“Corruption fights back but once I am there I will ensure full and proper digitisation to curb the vice. Once we do an audit of the Ardhi Sasa platform we will be on the proper way to addressing the land problems,” he said.
“If we have individuals that never followed the proper process to acquire land then I will go after them. I will treat the documents just as paper. We will take the necessary legal actions to prove those titles are not legitimate,” he added.
Mr Njeru also addressed the land sub-division issue that President Ruto had warned was robbing the country of arable land, and which had far-reaching consequences on the country’s ability to become food secure.
“There is a national spatial plan meant to organise and integrate planning nationally. I will work with the county governments to ensure that what they do with the county government conforms with a special plan. We will have designated areas for farming and others set for settling,” he said.
The committee also sought to know what plans would be put in place to ensure affordable housing and increase mortgages from 30,000 to 100,000.
“We will implement the rent-to-own concept where rent goes towards paying for the mortgage. We will also engage through the Kenya Mortgage Refinancing Company to facilitate it get funds through pension funds to ensure developers can get a kitty for development,” said Njeru.
While promising to deal with historical land injustices, Mr Njeru pledged to continue with the national titling program initiated by the previous administration, which would see a majority of Kenyans receive genuine deeds.
Mr Njeru revealed he is worth Sh80 million, with his wealth comprising his in Nakuru, parcels of land and investments in groups and Saccos.
Tourism and Wildlife CS nominee Malonza was hard pressed to explain a Sh300 trillion typo in her net worth submission.
Kathiani MP Robert Mbiu said: “She has verbally said her net worth is Sh300 million but in the form that the nominee has filed, it states Sh300 trillion. Can she confirm which is which.’’
Ms Malonza told the committee she is worth Sh300 million, which comprises Sh40 million land in Mombasa, Kajiado, Kitui, and Nairobi, shares in four Saccos worth Sh30 million, three vehicles valued at Sh10 million and Sh20 million from farm produce and livestock.
On a Sh10 million donation from friends that she spent during the August elections, Malonza said the money was channelled to her during campaigns. “Yes, I will not deny that I have rich friends,” she said.
Her previous threats of stripping naked and walking along the streets of Kitui we were also brought up. It was noted that in 2017 when she was the Kitui deputy governor, she threatened to walk naked on the streets over what she termed unfair treatment by the governor.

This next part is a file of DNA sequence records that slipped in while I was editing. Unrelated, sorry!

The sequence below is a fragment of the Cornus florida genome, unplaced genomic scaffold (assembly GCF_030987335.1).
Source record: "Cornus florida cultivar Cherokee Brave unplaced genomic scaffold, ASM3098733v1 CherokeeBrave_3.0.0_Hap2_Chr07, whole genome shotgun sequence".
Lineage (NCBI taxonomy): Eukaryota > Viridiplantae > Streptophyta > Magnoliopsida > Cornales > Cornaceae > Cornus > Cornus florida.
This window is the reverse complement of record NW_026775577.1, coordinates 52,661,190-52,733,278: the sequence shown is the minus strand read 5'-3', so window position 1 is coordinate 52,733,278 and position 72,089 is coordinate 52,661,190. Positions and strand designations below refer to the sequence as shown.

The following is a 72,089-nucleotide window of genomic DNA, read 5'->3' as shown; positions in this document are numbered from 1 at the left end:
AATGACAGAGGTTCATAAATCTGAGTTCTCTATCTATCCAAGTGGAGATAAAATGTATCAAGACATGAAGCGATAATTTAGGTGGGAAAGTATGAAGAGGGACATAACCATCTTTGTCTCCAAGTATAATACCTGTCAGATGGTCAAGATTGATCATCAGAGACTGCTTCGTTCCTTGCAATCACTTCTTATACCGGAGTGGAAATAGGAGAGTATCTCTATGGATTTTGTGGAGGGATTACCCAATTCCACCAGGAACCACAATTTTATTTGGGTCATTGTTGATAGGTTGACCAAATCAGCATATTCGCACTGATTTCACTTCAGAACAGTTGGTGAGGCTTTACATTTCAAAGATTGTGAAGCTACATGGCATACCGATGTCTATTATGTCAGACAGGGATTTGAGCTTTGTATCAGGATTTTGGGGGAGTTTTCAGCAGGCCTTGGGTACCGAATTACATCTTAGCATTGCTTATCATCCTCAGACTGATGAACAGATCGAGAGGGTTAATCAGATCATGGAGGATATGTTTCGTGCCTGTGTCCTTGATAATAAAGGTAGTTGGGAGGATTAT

“Actually, I don’t think the words were walking naked. Remember, I was serving a political office and the interpretation of my words were misunderstood,” she said.
Ms Malonza was also grilled over why she was unveiled as the running mate of another candidate months to the 2017 elections despite still being a deputy governor.
The CS nominee also struggled to explain how she would fit in the shoes of her predecessor Najib Balala who has held the docket for more than 10 years. She promised to construct water pumps to tackle water scarcity and reduce human-wildlife conflict.
Malonza also pledged to fence off national parks and conduct digital marketing to attract tourists.
Last to appear before the committee was Health CS nominee Wafula who revealed that she is worth Sh101 million, comprising a town house and apartment in Syokimau, land in Kagundo, Trans Nzoia, Bungoma, and Kakamega, shares and deposits in Waumini and UN Women Sacco, and dividends from Cooperative Bank.
She told the committee she would deal with cartels at Afya House because she was familiar with some of them.
“Those are people that I have already worked with in healthcare and supply chain but in a small scale. I am sure that we will be able to break the cartels. But I will also seek the help of members through Bills to improve on procurement regulations,” she said.
On improving services at lower-level hospitals, Ms Wafula said public hospitals were ill-equipped, understaffed and had no drugs. A paradigm shift was needed, she said, to ensure they were working through proper funding.
On counterfeit drugs, Ms Wafula said: “There are labs for quality control and through partnerships, drugs can be checked before they are enlisted on the Kenya Essential Drug List to ensure they are suitable for human use. The Poisons Board will also need to step up on their mandate to register drugs.”
The committee asked Wafula what she would do to ensure all Kenyans register for NHIF.
“We have over 11 million people in informal sector who we are having issues with enrollment. We should be able to use community health volunteers to register them. We will look at ways to help them achieve the 6,000 annual contribution,” she said.
On streamlining operations at the Kenya Medical Supplies Authority (Kemsa), Ms Wekesa said: “Having interned at Kemsa briefly, I have a view of its operations. What I will bring is operational efficiency by finding out the needs early enough as opposed to the push system where quantification is done at Kemsa.”